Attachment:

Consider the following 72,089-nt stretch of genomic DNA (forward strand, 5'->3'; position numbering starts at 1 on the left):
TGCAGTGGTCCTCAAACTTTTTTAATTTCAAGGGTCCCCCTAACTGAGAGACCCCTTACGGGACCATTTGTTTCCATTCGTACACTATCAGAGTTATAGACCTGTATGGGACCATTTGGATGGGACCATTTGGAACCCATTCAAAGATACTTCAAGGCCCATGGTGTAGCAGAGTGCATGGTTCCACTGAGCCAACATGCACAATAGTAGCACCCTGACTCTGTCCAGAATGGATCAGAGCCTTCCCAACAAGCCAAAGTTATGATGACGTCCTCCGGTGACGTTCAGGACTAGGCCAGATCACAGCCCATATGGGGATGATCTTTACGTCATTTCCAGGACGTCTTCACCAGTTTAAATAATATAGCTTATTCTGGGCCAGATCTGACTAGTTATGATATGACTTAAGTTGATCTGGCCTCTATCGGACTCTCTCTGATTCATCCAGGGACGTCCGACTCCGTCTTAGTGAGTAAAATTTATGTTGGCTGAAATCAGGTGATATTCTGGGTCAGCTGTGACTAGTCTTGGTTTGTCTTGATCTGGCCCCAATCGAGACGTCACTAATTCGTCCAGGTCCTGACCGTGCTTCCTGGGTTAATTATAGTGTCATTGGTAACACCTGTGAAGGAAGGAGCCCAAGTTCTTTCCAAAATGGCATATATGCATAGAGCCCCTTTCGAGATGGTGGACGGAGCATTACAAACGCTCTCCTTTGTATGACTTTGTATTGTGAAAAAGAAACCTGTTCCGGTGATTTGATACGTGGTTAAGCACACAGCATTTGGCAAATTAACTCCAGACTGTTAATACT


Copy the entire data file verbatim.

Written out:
Consider the following 72,089-nt stretch of genomic DNA (forward strand, 5'->3'; position numbering starts at 1 on the left):
TGCAGTGGTCCTCAAACTTTTTTAATTTCAAGGGTCCCCCTAACTGAGAGACCCCTTACGGGACCATTTGTTTCCATTCGTACACTATCAGAGTTATAGACCTGTATGGGACCATTTGGATGGGACCATTTGGAACCCATTCAAAGATACTTCAAGGCCCATGGTGTAGCAGAGTGCATGGTTCCACTGAGCCAACATGCACAATAGTAGCACCCTGACTCTGTCCAGAATGGATCAGAGCCTTCCCAACAAGCCAAAGTTATGATGACGTCCTCCGGTGACGTTCAGGACTAGGCCAGATCACAGCCCATATGGGGATGATCTTTACGTCATTTCCAGGACGTCTTCACCAGTTTAAATAATATAGCTTATTCTGGGCCAGATCTGACTAGTTATGATATGACTTAAGTTGATCTGGCCTCTATCGGACTCTCTCTGATTCATCCAGGGACGTCCGACTCCGTCTTAGTGAGTAAAATTTATGTTGGCTGAAATCAGGTGATATTCTGGGTCAGCTGTGACTAGTCTTGGTTTGTCTTGATCTGGCCCCAATCGAGACGTCACTAATTCGTCCAGGTCCTGACCGTGCTTCCTGGGTTAATTATAGTGTCATTGGTAACACCTGTGAAGGAAGGAGCCCAAGTTCTTTCCAAAATGGCATATATGCATAGAGCCCCTTTCGAGATGGTGGACGGAGCATTACAAACGCTCTCCTTTGTATGACTTTGTATTGTGAAAAAGAAACCTGTTCCGGTGATTTGATACGTGGTTAAGCACACAGCATTTGGCAAATTAACTCCAGACTGTTAATACT